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Sep 27, 2004
Comments Off on of auctions and the prius

of auctions and the prius

This is the longer response I promised. I will try and deal with three things. First, why we should be thinking about the way the market should be, not what the rules are. Second, I want to share what I believe to be a useful analogy from the real world. Third, I would like to briefly touch on why discussing form (changes to agreements, EDDP) is not important here and now.

The market for expired names is changing. When Ross posted our paper earlier this month it set off a frenzy of folks trying to figure out where things would evolve to and what their place in that new framework would be. Good. The old one wasn’t working. Not for everyday registrants and that is who we should all be thinking about. Not for Verisign and not for ICANN. Those who say that either of them like the status quo really do not have a clue.

These changes will be significant. Every registrar that I speak to is planning their next steps. The changes will be rapid and far reaching. The market for expired domain names will look unrecognizable one year from now. And registrants will be the primary beneficiary if we can help it.

Some discussion about these potential changes has met with disapproval. The guts of the argument made by Robert (and to some extent George) seem to me to be predicated upon an assumption. Robert states this as “domain names that expire do not belong to the registrant, or to Tucows, or to anyone else; they belong to ‘the public'”. But which “public”?

The comment is true only in a narrow sense. However what we are talking about is providing more and better information to registrants prior to their names expiring. This may require some changes in the processes that exist today. Specifically, there are few alternatives to holding some form of auction to determine something of a “fair market value” for domain names.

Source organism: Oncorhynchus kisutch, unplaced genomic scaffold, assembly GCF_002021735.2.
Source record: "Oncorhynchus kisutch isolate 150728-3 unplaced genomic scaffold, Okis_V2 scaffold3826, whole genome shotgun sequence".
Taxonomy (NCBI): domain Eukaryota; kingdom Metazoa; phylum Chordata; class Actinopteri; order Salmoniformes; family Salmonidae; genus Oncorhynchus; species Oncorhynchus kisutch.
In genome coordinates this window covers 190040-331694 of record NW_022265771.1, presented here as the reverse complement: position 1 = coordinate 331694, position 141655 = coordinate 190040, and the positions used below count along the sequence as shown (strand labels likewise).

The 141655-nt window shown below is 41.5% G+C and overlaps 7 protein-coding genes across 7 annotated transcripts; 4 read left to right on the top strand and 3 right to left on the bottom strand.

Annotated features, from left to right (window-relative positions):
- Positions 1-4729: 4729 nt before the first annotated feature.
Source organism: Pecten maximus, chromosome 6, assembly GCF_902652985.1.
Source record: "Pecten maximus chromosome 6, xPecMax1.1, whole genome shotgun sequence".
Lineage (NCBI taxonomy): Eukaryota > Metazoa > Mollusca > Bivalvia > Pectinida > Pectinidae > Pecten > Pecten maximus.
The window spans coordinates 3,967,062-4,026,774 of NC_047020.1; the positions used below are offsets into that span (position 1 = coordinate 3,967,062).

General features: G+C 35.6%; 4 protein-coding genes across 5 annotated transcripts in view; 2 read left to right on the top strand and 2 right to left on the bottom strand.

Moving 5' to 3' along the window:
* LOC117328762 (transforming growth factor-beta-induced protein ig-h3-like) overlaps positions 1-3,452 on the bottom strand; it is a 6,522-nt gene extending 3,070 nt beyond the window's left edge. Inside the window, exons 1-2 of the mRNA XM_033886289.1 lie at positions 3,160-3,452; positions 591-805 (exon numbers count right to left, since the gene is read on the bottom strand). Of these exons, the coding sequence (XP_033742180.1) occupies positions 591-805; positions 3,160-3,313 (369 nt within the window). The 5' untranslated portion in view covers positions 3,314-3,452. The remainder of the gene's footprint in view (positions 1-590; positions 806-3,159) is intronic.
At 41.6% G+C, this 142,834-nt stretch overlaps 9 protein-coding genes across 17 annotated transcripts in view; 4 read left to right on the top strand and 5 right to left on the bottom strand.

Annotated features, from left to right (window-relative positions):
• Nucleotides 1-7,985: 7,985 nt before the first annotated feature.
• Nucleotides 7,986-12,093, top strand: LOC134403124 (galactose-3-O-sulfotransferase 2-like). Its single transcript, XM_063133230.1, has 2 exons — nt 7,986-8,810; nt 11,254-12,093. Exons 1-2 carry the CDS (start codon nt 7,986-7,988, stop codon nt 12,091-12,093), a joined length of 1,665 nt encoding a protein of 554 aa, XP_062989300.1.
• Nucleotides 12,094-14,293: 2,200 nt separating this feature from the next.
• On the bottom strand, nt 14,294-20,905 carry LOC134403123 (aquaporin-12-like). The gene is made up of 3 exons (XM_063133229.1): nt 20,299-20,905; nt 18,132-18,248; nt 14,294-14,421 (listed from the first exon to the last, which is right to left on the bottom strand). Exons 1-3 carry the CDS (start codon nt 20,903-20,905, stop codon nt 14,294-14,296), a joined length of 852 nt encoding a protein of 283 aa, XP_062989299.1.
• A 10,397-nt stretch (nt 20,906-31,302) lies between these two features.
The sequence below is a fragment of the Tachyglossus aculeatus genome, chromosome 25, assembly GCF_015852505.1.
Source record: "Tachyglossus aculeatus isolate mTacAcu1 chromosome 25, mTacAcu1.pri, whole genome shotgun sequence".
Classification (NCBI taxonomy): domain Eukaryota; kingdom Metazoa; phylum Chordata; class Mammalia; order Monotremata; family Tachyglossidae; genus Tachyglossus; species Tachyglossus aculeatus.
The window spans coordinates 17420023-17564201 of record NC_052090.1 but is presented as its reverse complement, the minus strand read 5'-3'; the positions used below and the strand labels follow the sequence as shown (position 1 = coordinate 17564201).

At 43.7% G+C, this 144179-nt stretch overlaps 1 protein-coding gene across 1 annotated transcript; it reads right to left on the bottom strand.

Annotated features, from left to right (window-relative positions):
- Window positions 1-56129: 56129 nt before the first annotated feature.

Those auctions take place today. They simply take place AFTER Robert’s condition is met, that is after the names expire and rights have passed. This is not the result of some careful planning at a policy level but is simply an unintended outcome of a number of other, unrelated, policy decisions.

I want to use an analog from the real world to frame our views on this market. I will tell you about my recent experience buying a car.

Now there are a couple elements to my car buying process that are a little unique. They stem from two things. First, I don’t care much about cars. For me they are a “get me from A to B” kind of thing. Second, I am completely clueless when it comes to repair and maintenance.

Accordingly, I have been a huge fan of “walk away” leases ever since they first came on the scene. They are perfect for me. The car is always new, always under warranty, my monthly cost is completely bound and at the end I just move on to the next one. Fits my needs just right.